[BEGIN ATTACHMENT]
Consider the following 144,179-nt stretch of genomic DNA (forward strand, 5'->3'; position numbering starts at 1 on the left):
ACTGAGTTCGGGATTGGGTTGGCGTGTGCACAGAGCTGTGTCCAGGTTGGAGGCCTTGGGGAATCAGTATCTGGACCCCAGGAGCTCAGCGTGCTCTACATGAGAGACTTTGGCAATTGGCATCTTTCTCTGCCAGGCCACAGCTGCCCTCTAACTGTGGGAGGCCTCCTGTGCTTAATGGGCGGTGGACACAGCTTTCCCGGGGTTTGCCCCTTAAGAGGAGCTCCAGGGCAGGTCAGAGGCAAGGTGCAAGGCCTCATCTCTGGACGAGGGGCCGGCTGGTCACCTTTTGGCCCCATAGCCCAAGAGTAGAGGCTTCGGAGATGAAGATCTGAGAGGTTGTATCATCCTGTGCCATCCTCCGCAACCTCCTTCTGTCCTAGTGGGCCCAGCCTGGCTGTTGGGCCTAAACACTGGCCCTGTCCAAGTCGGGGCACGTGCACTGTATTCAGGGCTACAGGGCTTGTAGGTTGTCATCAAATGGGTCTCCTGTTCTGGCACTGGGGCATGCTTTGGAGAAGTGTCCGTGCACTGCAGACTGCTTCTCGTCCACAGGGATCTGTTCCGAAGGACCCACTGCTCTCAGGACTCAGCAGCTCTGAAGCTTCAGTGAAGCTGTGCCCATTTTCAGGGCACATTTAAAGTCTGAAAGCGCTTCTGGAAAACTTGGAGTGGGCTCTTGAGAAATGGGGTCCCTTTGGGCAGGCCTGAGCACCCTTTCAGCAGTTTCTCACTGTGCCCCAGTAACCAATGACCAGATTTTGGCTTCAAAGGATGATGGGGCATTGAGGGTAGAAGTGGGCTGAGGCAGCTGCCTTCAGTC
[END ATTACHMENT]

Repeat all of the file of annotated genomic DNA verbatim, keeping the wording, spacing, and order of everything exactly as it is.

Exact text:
Consider the following 144,179-nt stretch of genomic DNA (forward strand, 5'->3'; position numbering starts at 1 on the left):
ACTGAGTTCGGGATTGGGTTGGCGTGTGCACAGAGCTGTGTCCAGGTTGGAGGCCTTGGGGAATCAGTATCTGGACCCCAGGAGCTCAGCGTGCTCTACATGAGAGACTTTGGCAATTGGCATCTTTCTCTGCCAGGCCACAGCTGCCCTCTAACTGTGGGAGGCCTCCTGTGCTTAATGGGCGGTGGACACAGCTTTCCCGGGGTTTGCCCCTTAAGAGGAGCTCCAGGGCAGGTCAGAGGCAAGGTGCAAGGCCTCATCTCTGGACGAGGGGCCGGCTGGTCACCTTTTGGCCCCATAGCCCAAGAGTAGAGGCTTCGGAGATGAAGATCTGAGAGGTTGTATCATCCTGTGCCATCCTCCGCAACCTCCTTCTGTCCTAGTGGGCCCAGCCTGGCTGTTGGGCCTAAACACTGGCCCTGTCCAAGTCGGGGCACGTGCACTGTATTCAGGGCTACAGGGCTTGTAGGTTGTCATCAAATGGGTCTCCTGTTCTGGCACTGGGGCATGCTTTGGAGAAGTGTCCGTGCACTGCAGACTGCTTCTCGTCCACAGGGATCTGTTCCGAAGGACCCACTGCTCTCAGGACTCAGCAGCTCTGAAGCTTCAGTGAAGCTGTGCCCATTTTCAGGGCACATTTAAAGTCTGAAAGCGCTTCTGGAAAACTTGGAGTGGGCTCTTGAGAAATGGGGTCCCTTTGGGCAGGCCTGAGCACCCTTTCAGCAGTTTCTCACTGTGCCCCAGTAACCAATGACCAGATTTTGGCTTCAAAGGATGATGGGGCATTGAGGGTAGAAGTGGGCTGAGGCAGCTGCCTTCAGTC